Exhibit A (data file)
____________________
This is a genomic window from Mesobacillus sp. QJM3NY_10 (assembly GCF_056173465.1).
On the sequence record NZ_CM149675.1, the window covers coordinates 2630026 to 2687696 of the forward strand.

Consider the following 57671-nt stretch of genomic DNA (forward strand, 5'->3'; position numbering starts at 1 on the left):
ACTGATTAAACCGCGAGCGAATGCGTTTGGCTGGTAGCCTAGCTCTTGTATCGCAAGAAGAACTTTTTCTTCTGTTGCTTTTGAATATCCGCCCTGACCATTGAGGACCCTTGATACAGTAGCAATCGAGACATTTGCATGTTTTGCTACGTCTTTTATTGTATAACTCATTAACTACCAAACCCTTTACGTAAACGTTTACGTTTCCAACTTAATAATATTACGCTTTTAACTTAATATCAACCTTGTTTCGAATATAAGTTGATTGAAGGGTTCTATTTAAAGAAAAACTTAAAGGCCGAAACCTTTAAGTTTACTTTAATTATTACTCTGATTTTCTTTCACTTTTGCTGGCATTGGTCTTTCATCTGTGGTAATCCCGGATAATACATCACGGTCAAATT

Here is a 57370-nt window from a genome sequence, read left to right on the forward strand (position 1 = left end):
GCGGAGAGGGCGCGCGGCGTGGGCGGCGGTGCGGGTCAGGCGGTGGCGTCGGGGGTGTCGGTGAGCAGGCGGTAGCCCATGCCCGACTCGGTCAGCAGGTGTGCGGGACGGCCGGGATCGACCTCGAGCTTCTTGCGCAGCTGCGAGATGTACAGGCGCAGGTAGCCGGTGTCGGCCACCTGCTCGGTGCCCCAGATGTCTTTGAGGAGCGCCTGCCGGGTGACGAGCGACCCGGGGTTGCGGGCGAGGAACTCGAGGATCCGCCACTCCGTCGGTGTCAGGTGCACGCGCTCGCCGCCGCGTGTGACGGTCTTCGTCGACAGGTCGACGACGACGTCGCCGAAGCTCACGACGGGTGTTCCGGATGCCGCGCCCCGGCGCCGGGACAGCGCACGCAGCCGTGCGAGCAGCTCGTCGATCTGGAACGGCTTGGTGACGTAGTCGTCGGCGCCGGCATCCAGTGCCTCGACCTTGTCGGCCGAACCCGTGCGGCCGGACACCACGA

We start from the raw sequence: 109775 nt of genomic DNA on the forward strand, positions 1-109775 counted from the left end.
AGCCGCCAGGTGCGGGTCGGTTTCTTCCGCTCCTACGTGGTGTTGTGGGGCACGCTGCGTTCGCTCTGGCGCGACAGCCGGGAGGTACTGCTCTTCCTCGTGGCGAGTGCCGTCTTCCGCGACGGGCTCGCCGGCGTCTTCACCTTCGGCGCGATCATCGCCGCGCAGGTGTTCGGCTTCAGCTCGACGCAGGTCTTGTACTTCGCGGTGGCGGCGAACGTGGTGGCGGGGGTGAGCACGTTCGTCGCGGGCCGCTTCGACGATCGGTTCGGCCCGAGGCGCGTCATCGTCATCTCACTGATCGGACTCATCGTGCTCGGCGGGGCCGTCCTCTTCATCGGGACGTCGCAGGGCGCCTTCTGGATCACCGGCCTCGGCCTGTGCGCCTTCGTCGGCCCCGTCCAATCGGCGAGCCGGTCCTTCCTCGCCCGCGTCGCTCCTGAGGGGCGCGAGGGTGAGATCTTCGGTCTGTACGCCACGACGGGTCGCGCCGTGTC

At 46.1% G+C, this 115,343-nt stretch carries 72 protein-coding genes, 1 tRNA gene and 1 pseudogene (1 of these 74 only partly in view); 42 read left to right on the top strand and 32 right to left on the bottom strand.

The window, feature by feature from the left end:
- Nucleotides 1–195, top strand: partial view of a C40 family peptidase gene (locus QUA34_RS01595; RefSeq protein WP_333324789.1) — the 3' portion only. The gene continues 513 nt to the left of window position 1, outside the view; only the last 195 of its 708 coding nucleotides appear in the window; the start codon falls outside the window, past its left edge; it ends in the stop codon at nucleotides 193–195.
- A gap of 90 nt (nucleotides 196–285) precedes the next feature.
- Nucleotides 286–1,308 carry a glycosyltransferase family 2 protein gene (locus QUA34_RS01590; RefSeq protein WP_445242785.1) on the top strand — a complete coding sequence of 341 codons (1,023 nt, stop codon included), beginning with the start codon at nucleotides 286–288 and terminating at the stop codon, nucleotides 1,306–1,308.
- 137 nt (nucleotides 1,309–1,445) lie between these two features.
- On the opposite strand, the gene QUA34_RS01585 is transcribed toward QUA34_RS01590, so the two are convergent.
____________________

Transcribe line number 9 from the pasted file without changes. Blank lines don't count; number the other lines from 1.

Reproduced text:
At 46.1% G+C, this 115,343-nt stretch carries 72 protein-coding genes, 1 tRNA gene and 1 pseudogene (1 of these 74 only partly in view); 42 read left to right on the top strand and 32 right to left on the bottom strand.